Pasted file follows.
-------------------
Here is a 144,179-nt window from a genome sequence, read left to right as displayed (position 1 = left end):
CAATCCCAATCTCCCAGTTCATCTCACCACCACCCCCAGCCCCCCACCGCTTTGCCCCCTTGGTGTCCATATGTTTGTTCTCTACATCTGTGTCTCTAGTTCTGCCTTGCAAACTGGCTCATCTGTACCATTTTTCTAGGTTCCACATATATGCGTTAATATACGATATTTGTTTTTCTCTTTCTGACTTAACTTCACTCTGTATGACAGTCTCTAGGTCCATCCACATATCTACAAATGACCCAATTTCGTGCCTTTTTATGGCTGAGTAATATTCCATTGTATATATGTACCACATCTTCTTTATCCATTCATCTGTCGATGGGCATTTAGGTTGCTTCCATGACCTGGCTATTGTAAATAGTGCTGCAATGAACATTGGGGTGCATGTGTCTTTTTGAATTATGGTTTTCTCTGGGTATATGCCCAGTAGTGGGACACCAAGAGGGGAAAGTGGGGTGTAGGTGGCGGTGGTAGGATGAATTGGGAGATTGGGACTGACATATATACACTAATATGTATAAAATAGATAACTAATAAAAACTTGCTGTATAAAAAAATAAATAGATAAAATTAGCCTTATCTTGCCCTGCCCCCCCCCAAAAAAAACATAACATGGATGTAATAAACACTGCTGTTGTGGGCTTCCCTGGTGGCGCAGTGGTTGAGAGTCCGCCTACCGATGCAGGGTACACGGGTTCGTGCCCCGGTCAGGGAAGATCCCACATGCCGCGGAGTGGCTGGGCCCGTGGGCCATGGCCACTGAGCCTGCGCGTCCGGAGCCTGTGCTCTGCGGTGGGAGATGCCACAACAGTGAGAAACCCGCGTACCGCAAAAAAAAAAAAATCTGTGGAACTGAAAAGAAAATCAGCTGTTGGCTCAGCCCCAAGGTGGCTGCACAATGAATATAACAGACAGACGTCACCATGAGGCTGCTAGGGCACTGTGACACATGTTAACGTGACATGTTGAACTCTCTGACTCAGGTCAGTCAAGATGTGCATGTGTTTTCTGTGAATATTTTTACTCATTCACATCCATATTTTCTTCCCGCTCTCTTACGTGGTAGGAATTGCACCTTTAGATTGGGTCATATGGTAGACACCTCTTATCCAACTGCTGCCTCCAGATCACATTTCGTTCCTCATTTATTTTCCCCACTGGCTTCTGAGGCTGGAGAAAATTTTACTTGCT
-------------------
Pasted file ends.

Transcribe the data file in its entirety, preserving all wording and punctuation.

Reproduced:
Here is a 144,179-nt window from a genome sequence, read left to right as displayed (position 1 = left end):
CAATCCCAATCTCCCAGTTCATCTCACCACCACCCCCAGCCCCCCACCGCTTTGCCCCCTTGGTGTCCATATGTTTGTTCTCTACATCTGTGTCTCTAGTTCTGCCTTGCAAACTGGCTCATCTGTACCATTTTTCTAGGTTCCACATATATGCGTTAATATACGATATTTGTTTTTCTCTTTCTGACTTAACTTCACTCTGTATGACAGTCTCTAGGTCCATCCACATATCTACAAATGACCCAATTTCGTGCCTTTTTATGGCTGAGTAATATTCCATTGTATATATGTACCACATCTTCTTTATCCATTCATCTGTCGATGGGCATTTAGGTTGCTTCCATGACCTGGCTATTGTAAATAGTGCTGCAATGAACATTGGGGTGCATGTGTCTTTTTGAATTATGGTTTTCTCTGGGTATATGCCCAGTAGTGGGACACCAAGAGGGGAAAGTGGGGTGTAGGTGGCGGTGGTAGGATGAATTGGGAGATTGGGACTGACATATATACACTAATATGTATAAAATAGATAACTAATAAAAACTTGCTGTATAAAAAAATAAATAGATAAAATTAGCCTTATCTTGCCCTGCCCCCCCCCAAAAAAAACATAACATGGATGTAATAAACACTGCTGTTGTGGGCTTCCCTGGTGGCGCAGTGGTTGAGAGTCCGCCTACCGATGCAGGGTACACGGGTTCGTGCCCCGGTCAGGGAAGATCCCACATGCCGCGGAGTGGCTGGGCCCGTGGGCCATGGCCACTGAGCCTGCGCGTCCGGAGCCTGTGCTCTGCGGTGGGAGATGCCACAACAGTGAGAAACCCGCGTACCGCAAAAAAAAAAAAATCTGTGGAACTGAAAAGAAAATCAGCTGTTGGCTCAGCCCCAAGGTGGCTGCACAATGAATATAACAGACAGACGTCACCATGAGGCTGCTAGGGCACTGTGACACATGTTAACGTGACATGTTGAACTCTCTGACTCAGGTCAGTCAAGATGTGCATGTGTTTTCTGTGAATATTTTTACTCATTCACATCCATATTTTCTTCCCGCTCTCTTACGTGGTAGGAATTGCACCTTTAGATTGGGTCATATGGTAGACACCTCTTATCCAACTGCTGCCTCCAGATCACATTTCGTTCCTCATTTATTTTCCCCACTGGCTTCTGAGGCTGGAGAAAATTTTACTTGCT